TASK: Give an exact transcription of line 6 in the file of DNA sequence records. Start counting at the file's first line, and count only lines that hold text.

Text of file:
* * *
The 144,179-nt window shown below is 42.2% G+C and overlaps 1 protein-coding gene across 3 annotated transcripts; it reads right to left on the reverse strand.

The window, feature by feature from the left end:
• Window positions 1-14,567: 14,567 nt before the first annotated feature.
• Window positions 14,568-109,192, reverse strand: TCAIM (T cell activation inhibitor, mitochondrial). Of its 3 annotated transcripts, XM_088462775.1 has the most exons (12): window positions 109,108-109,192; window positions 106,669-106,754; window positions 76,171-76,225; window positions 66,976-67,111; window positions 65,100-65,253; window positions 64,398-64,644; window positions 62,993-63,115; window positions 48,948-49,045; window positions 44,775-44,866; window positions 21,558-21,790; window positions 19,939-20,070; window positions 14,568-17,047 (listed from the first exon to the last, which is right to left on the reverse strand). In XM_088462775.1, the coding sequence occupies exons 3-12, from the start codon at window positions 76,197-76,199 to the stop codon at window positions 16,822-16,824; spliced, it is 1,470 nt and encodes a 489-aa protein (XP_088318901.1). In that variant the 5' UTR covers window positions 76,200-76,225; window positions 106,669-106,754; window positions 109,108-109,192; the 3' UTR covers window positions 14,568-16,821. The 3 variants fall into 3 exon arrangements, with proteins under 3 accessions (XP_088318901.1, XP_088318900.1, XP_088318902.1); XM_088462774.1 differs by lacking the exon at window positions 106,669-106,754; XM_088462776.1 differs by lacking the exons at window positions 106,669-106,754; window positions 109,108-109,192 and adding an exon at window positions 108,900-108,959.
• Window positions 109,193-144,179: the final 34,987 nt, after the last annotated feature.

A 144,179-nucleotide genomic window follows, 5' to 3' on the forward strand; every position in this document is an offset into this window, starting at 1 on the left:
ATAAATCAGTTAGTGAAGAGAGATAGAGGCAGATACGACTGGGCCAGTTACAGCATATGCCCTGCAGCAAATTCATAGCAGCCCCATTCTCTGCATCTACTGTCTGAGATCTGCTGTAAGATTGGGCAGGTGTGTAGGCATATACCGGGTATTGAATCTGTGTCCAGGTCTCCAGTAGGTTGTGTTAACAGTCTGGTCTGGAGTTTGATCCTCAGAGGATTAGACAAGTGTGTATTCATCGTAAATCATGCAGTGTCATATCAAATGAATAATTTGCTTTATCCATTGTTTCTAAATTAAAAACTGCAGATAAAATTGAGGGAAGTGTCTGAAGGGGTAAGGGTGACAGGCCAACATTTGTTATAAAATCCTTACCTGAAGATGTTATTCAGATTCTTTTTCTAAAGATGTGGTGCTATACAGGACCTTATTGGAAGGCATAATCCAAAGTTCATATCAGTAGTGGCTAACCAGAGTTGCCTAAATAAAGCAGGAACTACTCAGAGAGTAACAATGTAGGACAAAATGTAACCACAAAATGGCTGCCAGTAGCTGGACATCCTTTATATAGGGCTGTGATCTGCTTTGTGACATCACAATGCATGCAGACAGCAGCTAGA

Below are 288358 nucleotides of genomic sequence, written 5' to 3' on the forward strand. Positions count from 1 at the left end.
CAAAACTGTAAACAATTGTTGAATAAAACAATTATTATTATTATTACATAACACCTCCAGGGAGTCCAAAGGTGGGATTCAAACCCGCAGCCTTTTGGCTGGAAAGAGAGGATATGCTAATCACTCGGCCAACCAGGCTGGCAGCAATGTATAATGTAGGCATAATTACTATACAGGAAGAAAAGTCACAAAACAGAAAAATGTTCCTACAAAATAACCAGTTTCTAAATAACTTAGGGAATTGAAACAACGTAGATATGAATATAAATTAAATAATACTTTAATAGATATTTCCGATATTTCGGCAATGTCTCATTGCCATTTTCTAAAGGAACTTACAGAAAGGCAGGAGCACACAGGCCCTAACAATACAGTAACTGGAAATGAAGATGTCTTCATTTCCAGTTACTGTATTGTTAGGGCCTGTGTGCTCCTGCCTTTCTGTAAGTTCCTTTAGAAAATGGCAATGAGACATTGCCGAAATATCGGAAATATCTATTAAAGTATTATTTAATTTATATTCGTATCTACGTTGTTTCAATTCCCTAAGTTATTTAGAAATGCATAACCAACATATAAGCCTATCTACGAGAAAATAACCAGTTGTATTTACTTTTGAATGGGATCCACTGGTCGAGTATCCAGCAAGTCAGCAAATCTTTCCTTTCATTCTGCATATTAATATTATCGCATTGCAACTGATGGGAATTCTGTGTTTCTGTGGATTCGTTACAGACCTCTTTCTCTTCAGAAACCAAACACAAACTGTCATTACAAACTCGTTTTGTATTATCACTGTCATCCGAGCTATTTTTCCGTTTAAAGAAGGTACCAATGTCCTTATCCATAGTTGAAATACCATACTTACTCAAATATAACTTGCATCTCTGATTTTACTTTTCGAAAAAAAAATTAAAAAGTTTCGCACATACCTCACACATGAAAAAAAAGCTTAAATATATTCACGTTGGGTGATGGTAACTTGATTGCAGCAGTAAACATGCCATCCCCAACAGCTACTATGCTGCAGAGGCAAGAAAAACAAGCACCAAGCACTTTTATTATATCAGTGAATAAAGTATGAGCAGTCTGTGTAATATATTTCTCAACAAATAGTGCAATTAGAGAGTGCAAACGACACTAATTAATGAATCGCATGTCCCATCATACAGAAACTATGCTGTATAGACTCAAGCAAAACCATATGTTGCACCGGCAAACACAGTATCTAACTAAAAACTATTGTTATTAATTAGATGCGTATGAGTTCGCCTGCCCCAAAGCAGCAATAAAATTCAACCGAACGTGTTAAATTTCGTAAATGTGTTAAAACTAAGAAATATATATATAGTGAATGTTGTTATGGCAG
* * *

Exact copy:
A 144,179-nucleotide genomic window follows, 5' to 3' on the forward strand; every position in this document is an offset into this window, starting at 1 on the left: